Maurice K. Holocaust testimony (HVT-2920) interviewed by Naomi Rappaport,
Videotape testimony of Maurice K., who was born in Užhorod, Czechoslovakia (presently Ukraine) in 1924, one of ten children. He recalls antisemitic harassment from age four; his observant home; Hungarian occupation; anti-Jewish laws; one brother's emigration to Switzerland; protection due to family political connections; German occupation in April 1944; anti-Jewish measures; his mother arranging hiding places for him and his siblings in May; hiding on a farm; ghettoization of his parents, two brothers, and sister-in-law (he never saw his parents and one brother again); taking food to others in hiding; being joined by his brother; posing as a Christian; joining their sister in Budapest with assistance from a German officer; obtaining false papers; working with his brother in a German Army garage, then in the food industry, which exempted them from the military; witnessing a mass killing of Jews; liberation by Soviet troops in January 1945; finding his siblings (all but one survived); moving to Oradea; living in Prague with eight siblings; and emigration to the United States via France. Mr. K. discusses people's reluctance to hear about his experiences; sharing his story with his children and students; continuing nightmares; and his ongoing relationship with the family who hid him.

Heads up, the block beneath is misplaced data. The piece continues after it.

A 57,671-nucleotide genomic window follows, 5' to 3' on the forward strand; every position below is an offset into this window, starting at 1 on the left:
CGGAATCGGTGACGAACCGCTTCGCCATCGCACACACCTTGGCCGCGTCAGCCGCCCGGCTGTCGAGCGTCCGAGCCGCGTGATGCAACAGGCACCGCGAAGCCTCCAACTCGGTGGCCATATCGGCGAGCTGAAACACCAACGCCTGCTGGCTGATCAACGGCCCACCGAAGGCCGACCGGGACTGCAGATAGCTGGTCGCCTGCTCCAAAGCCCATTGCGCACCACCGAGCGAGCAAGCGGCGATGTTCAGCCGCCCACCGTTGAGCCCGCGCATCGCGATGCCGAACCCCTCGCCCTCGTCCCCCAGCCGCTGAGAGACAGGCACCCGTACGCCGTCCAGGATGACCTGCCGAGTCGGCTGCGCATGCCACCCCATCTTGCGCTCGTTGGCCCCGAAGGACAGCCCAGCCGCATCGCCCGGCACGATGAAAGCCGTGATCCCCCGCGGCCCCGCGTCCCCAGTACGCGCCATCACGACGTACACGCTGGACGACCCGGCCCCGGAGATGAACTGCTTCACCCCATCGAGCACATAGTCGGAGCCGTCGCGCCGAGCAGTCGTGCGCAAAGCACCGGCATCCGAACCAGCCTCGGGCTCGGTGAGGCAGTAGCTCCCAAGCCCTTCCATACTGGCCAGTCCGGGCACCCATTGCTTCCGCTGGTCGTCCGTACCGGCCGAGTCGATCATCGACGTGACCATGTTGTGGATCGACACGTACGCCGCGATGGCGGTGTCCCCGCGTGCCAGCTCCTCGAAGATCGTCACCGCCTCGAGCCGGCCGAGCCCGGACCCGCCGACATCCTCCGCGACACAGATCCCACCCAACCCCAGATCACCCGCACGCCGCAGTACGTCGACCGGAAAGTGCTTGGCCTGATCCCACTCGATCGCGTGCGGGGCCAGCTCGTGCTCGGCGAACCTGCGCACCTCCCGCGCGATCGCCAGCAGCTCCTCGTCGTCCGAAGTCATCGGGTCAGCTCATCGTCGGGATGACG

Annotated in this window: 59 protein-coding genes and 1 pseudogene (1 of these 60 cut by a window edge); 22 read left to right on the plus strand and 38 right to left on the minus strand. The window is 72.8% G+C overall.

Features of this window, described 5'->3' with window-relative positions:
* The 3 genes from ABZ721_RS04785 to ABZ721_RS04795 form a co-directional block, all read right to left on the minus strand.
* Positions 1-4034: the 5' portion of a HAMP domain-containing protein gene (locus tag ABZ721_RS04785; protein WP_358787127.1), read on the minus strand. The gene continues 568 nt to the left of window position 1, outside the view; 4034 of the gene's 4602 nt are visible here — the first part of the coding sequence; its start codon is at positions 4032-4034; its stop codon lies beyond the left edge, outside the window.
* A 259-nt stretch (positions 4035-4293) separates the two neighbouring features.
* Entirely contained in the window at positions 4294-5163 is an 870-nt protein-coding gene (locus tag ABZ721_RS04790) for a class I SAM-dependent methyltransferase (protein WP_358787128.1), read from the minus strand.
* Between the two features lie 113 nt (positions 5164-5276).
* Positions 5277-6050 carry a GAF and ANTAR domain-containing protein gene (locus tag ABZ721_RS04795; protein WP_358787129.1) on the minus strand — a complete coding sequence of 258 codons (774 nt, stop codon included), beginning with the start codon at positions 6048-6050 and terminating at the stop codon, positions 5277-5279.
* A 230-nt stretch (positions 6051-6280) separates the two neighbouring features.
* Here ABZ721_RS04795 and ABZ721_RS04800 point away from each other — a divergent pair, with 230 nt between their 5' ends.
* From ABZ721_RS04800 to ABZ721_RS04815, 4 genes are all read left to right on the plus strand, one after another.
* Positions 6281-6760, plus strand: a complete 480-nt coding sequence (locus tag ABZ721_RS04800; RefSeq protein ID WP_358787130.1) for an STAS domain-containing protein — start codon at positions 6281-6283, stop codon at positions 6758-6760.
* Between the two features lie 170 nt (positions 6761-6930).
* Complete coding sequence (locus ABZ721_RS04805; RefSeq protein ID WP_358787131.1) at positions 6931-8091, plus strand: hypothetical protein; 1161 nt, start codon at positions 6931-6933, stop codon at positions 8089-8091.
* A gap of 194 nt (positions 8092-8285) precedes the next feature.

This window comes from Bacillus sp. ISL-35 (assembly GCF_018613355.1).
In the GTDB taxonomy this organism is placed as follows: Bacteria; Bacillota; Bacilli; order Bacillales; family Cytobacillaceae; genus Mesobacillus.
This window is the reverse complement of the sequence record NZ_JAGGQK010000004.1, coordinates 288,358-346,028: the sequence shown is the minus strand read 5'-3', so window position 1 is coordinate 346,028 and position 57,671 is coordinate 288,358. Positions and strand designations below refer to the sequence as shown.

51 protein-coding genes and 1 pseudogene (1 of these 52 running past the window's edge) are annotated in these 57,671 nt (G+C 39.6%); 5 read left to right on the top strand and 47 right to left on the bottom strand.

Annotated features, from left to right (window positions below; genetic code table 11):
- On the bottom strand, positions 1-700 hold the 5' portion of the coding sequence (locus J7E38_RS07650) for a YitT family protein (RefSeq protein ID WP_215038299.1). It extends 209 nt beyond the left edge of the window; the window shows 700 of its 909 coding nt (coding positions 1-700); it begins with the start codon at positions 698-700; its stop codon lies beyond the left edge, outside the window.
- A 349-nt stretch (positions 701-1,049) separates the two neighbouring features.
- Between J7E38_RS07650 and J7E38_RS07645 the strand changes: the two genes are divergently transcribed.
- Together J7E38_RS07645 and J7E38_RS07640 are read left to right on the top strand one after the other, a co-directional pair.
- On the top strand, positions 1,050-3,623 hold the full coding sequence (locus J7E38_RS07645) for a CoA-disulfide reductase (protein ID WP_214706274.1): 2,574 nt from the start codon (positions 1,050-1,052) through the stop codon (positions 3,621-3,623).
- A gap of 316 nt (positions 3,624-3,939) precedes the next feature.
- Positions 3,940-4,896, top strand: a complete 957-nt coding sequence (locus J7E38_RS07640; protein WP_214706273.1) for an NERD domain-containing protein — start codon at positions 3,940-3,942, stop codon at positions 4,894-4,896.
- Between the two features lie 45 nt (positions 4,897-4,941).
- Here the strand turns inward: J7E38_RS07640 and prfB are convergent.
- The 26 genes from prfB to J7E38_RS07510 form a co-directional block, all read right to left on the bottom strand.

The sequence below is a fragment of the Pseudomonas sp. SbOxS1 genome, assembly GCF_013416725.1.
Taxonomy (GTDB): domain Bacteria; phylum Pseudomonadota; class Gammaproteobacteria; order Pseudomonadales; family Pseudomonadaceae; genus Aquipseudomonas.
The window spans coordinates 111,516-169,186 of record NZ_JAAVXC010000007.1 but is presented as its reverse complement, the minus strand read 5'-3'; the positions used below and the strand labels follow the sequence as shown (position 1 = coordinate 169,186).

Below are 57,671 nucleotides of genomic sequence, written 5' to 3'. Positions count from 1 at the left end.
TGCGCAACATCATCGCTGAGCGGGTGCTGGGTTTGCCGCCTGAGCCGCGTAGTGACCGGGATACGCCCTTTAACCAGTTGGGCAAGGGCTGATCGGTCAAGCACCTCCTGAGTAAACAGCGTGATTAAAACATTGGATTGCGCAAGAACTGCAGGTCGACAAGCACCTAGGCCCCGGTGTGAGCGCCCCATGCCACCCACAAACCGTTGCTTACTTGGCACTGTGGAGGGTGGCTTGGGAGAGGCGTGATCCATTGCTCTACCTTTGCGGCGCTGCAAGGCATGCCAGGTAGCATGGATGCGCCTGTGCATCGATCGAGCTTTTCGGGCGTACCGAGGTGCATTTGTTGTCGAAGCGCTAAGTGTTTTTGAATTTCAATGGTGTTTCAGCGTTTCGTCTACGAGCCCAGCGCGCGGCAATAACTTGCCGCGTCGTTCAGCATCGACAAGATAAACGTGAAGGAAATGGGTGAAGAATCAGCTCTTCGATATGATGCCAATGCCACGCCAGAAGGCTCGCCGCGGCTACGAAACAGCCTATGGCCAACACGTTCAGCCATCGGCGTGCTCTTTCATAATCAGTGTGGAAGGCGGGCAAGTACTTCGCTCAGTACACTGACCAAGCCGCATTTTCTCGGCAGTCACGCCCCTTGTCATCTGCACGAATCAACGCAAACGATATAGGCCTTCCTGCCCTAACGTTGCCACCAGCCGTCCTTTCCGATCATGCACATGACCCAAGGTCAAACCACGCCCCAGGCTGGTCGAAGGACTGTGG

- New York, N.Y. : A Living Memorial to the Holocaust-Museum of Jewish Heritage, 1994
- Interview Date
- May 10, 1994.
- Uz︠h︡horod (Ukraine)
Prague (Czech Republic)
- 2 copies: and 1/2 in. VHS with time coding.
- Cite As
- Maurice K. Holocaust Testimony (HVT-2920). Fortunoff Video Archive for Holocaust testimonies, Yale University Library.